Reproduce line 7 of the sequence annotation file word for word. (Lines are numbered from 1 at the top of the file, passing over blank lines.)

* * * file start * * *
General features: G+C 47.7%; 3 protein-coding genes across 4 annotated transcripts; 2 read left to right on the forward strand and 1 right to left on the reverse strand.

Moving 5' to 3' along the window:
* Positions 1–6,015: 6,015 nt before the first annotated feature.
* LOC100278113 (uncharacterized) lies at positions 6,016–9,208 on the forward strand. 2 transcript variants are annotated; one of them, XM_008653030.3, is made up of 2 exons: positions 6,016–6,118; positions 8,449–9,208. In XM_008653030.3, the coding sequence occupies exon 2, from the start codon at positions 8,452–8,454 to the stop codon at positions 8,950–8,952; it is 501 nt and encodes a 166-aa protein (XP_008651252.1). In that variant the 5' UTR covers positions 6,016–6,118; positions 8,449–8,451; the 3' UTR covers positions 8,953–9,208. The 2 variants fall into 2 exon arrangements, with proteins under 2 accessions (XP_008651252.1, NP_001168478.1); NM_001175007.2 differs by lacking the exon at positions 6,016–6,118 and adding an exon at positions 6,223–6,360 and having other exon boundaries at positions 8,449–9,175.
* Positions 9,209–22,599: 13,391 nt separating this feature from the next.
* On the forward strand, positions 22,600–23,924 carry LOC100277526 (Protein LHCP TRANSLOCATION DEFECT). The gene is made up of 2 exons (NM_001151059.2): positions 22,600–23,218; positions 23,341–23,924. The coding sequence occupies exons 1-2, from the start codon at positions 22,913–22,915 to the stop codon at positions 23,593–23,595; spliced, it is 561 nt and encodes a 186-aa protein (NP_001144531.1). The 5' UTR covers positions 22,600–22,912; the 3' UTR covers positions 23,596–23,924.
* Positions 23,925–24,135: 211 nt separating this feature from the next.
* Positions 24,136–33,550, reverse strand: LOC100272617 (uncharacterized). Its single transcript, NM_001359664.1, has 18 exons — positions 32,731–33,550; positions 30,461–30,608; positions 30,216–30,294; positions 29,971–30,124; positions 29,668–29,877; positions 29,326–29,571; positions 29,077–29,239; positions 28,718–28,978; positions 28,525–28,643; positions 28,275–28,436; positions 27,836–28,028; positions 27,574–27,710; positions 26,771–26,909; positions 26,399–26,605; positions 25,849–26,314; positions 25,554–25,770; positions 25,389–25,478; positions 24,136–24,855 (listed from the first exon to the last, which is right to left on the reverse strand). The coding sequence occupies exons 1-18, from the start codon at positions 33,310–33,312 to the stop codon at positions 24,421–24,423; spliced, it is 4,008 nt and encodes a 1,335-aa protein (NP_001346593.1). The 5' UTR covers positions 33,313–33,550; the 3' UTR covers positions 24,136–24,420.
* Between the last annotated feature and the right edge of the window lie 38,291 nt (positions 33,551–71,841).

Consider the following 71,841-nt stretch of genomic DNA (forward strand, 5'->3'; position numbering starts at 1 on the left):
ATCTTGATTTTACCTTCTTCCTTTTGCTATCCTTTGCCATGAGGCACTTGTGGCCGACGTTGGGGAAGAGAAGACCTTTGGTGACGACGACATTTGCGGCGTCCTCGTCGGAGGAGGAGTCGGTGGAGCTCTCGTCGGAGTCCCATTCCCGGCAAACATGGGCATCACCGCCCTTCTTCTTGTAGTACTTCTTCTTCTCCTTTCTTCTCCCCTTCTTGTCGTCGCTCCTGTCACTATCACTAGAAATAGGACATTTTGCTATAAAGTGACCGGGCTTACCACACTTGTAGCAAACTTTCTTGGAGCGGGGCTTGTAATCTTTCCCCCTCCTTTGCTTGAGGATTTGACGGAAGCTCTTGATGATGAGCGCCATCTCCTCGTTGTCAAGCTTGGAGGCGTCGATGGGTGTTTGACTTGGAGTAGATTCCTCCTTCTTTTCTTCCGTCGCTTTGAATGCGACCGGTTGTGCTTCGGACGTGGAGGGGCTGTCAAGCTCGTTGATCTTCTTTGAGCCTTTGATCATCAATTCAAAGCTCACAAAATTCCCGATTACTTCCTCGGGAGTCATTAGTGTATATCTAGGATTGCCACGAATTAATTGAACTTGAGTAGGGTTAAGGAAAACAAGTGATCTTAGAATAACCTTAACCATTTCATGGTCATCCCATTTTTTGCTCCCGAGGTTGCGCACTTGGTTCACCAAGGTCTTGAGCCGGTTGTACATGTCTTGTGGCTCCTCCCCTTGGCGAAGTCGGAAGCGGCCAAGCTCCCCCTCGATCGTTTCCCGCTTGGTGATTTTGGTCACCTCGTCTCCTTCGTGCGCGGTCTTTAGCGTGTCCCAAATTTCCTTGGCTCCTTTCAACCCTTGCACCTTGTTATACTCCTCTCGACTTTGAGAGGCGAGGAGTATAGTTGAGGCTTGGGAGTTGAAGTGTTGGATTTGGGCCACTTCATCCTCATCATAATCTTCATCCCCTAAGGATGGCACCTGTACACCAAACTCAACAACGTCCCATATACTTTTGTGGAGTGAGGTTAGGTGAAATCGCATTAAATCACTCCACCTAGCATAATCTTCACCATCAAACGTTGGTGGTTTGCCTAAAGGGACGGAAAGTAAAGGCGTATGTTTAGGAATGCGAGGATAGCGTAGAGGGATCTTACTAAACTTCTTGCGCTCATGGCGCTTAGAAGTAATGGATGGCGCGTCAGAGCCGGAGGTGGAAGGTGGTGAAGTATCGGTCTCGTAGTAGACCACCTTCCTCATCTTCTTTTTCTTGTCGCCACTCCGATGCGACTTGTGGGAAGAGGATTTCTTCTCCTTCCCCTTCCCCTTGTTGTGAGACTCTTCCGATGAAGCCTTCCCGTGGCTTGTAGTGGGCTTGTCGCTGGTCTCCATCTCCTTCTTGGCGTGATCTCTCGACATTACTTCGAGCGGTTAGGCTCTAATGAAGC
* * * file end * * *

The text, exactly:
* Positions 23,925–24,135: 211 nt separating this feature from the next.